Kids pay more attention to what we do than what we say. So as a mother I make a conscious effort to be more mindful about the choices and actions I take. When I saw my older son struggling in school, I chose to take a three month personal leave to prioritize my family. That meant getting my son evaluated and diagnosed by professionals so that we could find and fight for the right services to support him in school. Years later, when I made the decision to leave my job and prioritize myself, I hoped that my actions would show my children the importance of putting yourself first. That it was as important to take care of yourself physically and mentally as much as it is to build a career and support your family financially. Now as I choose to go on a founder’s journey, I hope to show them what it means to pursue your passions and to find your purpose and meaning through work.
“..One grown son of a full-time working mother described parenthood to me as “sliding weights from one end of the scale to the other; family to work, work to family, with rare times in perfect balance.” A perfect balance is wonderful when you can strike it. But periods of imbalance are healthy and necessary, too. They demonstrate to children that the burdens and sacrifices of caregiving should not be a mother’s to bear alone, and help them understand why mothers can’t always lavish them with undivided attention.”
There are days when I wonder about the choices I have made. The guilt is endless, the mistakes are many, the frustrations are scream worthy. Cleaning poop off the walls of my kid's room from my eighteen month old's explorations with texture…Being called by my son's daycare because he bit another child on the cheek…Driving around the neighborhood desperately searching for my son because he took middle school independence to a new level with his bike…the trials and tribulations of being a parent are real. But hearing my son say "I love you" at the age of four after not saying anything for the first three years of his life…waking up to tight bear hugs that squeeze the air out of me from my oldest who is a teenager…brainstorming with my youngest about crazy careers like becoming the first ever roller-skating rapping coder comedian…these are the simple joys that make being a parent worth it.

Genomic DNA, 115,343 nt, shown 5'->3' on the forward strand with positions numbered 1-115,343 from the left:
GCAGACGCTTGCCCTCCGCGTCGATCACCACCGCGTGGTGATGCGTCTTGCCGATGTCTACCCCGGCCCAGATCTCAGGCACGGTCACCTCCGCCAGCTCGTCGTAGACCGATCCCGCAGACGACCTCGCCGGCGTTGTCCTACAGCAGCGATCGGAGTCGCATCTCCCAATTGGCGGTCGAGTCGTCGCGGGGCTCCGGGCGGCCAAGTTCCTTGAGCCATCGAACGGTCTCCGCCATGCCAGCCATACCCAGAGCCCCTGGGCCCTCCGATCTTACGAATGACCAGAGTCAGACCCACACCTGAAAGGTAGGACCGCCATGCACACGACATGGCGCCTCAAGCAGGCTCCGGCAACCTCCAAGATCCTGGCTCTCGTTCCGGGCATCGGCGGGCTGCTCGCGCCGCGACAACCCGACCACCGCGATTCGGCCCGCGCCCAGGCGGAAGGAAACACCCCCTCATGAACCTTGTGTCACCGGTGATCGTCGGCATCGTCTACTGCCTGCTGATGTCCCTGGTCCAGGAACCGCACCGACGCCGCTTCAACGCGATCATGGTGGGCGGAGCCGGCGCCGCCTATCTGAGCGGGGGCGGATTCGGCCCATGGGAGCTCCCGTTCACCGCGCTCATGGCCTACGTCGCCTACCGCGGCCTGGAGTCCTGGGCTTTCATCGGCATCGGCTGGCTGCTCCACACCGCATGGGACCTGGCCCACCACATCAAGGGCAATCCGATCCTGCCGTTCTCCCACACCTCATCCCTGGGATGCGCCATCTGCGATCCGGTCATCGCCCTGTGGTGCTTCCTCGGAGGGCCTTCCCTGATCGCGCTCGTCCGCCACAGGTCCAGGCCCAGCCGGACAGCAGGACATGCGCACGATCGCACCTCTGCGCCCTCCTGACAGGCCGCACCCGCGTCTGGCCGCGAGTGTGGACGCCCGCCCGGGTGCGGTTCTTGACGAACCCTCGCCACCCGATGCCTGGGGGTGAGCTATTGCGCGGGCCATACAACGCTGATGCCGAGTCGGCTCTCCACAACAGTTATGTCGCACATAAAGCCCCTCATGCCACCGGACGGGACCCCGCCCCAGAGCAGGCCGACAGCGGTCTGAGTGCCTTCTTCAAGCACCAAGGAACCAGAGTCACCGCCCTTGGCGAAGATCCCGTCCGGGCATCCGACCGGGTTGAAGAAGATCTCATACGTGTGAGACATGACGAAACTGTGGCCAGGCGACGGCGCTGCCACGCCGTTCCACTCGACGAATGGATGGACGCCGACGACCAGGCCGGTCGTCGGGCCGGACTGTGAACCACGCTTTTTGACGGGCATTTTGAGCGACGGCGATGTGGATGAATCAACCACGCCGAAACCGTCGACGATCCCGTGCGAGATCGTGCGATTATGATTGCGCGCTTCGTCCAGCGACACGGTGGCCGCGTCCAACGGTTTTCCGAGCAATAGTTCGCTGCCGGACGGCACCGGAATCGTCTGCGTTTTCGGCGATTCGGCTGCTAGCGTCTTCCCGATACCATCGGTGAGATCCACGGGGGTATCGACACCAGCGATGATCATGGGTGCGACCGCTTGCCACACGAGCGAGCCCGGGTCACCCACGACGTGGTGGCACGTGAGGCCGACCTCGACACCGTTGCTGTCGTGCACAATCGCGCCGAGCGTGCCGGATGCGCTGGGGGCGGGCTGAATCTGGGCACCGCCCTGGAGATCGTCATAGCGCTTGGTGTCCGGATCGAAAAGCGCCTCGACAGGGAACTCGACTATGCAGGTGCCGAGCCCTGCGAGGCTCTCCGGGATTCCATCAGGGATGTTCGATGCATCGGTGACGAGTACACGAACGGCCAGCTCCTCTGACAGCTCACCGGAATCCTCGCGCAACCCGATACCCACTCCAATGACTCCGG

As for that daughter, I got the better deal when little A was born - to step into the role of the strong feminist aunt instead.
Here is some thought provoking content I consumed in the past week related to this topic -
How To Lean In Without Burning Out - Vanessa Loder (finance executive turned executive coach) shares her story and helps women discover new life tools for the inner game of leadership, mindfulness and sustainable success.
Everything Everywhere All At Once (sounds like a day in the life of a mom 😀) I loved this movie and found it entertaining to see the comedy that ensues when a mother morphs into the role of a superhero in the multiverse.
I recently reread this article Why Women Still Cant Have It All from July 2012 by Ann Marie Slaughter (lawyer, professor, policy analyst and author of Unfinished Business) and realized that many of the issues that she outlines still remain today.